The University of Michigan Ford School of Public Policy, the Institute for Research on Women and Gender, and the Center for the Education of Women+ partnered to host a virtual event titled “What Comes after Roe?” on Wednesday. Experts in public policy, economics and medicine from the University discussed potential reverberations that may arise on campus, state and national levels should Roe v. Wade be overturned.
In 1973, the U.S. Supreme Court case Roe v. Wade established the constitutional right for an individual to have access to abortions. Last month, a draft by the Supreme Court — which would overturn the decision of abortion as a constitutional right — was leaked.
Anna Kirkland, professor of women’s and gender studies, was the keynote speaker at Wednesday’s event.
“The draft opinion is very similar to the final ruling that we will see, which would permit, but not require, states to criminalize abortion,” Kirkland said. “This is particularly important for those seeking abortion access in Michigan since future policies in the state are still uncertain.”
Kirkland said the potential overturning of Roe v. Wade can be attributed to the decades-long legal and political mobilization by anti-abortion religious advocates in the Republican Party. Kirkland also said the structural features of the U.S. political system might have influenced the draft opinion, as the Supreme Court is currently much more conservative than the general public.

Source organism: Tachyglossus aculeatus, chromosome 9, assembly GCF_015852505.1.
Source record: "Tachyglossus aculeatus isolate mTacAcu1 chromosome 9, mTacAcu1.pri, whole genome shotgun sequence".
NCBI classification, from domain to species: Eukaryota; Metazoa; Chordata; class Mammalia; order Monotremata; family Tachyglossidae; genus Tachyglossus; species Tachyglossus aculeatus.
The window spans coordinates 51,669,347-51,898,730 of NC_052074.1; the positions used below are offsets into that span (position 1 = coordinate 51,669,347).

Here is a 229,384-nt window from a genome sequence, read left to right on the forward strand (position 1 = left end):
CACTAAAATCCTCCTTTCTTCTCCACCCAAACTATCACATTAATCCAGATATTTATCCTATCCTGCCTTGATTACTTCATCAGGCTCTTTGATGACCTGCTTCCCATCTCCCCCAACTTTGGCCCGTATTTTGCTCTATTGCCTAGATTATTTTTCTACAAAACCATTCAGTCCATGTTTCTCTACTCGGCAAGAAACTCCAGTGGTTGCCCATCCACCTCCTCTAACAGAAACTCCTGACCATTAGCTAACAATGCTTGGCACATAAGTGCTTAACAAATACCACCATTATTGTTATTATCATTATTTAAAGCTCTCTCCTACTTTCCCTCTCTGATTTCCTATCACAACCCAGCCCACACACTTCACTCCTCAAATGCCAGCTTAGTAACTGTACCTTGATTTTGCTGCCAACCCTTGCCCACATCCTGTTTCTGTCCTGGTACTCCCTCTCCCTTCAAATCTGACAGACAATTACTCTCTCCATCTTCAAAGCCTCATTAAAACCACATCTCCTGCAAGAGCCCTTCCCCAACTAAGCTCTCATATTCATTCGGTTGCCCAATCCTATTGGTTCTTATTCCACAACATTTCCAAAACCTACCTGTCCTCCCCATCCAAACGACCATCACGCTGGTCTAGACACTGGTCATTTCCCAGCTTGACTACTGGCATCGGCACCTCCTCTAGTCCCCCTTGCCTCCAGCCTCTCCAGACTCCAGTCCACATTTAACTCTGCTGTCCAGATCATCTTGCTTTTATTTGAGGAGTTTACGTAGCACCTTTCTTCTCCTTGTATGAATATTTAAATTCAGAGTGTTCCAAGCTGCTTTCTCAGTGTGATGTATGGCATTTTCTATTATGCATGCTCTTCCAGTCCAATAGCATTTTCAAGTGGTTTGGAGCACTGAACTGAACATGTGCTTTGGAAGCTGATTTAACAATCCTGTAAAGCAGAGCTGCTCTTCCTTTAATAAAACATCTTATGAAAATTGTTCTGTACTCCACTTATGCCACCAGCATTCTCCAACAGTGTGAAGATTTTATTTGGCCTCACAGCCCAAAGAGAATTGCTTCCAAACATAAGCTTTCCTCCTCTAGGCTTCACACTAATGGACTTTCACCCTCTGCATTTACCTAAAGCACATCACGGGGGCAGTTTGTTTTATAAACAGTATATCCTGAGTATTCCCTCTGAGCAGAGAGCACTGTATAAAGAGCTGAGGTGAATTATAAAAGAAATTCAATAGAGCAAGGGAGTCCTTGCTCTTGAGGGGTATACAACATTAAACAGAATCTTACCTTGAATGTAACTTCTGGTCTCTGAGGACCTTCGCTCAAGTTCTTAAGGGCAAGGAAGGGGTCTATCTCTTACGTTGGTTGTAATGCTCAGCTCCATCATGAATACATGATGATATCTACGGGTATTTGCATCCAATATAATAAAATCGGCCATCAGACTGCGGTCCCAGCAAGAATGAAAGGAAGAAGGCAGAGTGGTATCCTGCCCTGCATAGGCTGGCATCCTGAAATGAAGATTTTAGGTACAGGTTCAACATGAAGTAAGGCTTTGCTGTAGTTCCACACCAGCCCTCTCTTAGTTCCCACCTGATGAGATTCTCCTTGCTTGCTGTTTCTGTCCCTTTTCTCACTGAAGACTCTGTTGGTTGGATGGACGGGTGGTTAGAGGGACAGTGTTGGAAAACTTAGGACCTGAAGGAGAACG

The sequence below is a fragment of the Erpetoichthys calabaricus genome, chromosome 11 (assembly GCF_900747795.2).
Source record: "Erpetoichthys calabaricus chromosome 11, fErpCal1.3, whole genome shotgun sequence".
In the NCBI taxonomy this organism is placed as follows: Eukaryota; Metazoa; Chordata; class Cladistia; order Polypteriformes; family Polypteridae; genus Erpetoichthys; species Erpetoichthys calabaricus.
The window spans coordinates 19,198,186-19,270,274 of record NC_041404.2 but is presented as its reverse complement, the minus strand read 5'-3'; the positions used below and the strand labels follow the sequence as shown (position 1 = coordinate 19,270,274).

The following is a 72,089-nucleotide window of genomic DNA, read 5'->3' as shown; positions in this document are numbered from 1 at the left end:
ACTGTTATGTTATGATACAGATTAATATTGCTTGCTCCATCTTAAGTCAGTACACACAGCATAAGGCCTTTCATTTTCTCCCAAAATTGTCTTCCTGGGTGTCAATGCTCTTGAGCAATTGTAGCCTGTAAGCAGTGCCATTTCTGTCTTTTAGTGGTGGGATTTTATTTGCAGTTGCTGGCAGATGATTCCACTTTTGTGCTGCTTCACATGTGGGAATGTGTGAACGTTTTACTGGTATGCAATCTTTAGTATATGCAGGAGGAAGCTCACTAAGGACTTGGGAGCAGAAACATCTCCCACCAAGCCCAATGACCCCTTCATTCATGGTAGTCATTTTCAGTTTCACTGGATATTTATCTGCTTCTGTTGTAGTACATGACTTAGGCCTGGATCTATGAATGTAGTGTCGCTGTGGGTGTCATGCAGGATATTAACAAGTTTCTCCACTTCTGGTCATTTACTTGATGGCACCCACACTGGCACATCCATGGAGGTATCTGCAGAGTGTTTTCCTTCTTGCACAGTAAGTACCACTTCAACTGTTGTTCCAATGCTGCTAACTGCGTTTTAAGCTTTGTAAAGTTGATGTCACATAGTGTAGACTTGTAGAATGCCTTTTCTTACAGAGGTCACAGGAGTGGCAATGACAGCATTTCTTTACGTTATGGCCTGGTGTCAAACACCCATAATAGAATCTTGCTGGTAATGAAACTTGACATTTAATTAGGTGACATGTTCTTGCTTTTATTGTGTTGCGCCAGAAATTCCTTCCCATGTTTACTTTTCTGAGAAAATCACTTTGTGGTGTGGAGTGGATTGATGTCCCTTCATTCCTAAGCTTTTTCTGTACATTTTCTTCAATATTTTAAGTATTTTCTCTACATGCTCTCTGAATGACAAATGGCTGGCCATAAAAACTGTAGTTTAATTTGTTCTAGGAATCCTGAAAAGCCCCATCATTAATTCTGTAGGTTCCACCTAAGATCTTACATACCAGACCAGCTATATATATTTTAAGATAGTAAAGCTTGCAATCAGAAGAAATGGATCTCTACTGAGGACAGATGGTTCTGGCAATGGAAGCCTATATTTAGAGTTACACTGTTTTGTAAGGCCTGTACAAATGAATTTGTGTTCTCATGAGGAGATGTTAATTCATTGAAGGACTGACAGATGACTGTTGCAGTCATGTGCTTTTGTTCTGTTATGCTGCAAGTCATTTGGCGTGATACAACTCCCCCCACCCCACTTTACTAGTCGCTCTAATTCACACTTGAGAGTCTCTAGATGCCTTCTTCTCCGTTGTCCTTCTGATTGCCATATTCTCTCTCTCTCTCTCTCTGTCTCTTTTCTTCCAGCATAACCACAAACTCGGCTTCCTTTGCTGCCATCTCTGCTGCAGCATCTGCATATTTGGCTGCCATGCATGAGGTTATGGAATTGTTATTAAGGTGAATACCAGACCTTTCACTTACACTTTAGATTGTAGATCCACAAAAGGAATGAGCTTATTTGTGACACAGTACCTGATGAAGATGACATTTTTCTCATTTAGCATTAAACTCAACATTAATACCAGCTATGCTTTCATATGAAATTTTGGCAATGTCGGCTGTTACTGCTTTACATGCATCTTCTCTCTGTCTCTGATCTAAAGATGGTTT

Should Michigan become a ban state, self-managed medication abortionse — which represent more than half of U.S. abortions — will become more commonly used.
Betsey Stevenson, professor of public policy and economics, spoke on the important advances American women have made since the 1973 ruling.
“Over the many decades since Roe (v. Wade), women have become the most educated people in the U.S., and their work experience gaps have narrowed,” Stevenson said.
Sarah Miller, assistant professor of business economics and public policy, discussed key findings from the recently published Turnaway Study, which contrasts the long-lasting effects on people who received or were denied an abortion.
“There are additional financial penalties associated with a mistimed nature of birth,” Miller said.
The Turnaway Study found that people turned away by abortion clinics experienced worse economic outcomes, such as higher rates of poverty and lower employment, along with increased mental and physical health issues.
Additionally, should Roe v. Wade be overturned, racial disparities in U.S. healthcare will worsen, as maternal mortality rates are significantly higher among non-Hispanic Black women compared to non-Hispanic white and Hispanic women.
Kirkland said that, as far as long-term implications, political action against abortions could be taken further.
“When abortion opponents realize that overturning Roe (v. Wade) does not stop abortions from happening,” Kirkland said, “they may seek a national ban from Congress.”
Daily staff reporter Lena McDonough can be reached at email@example.com.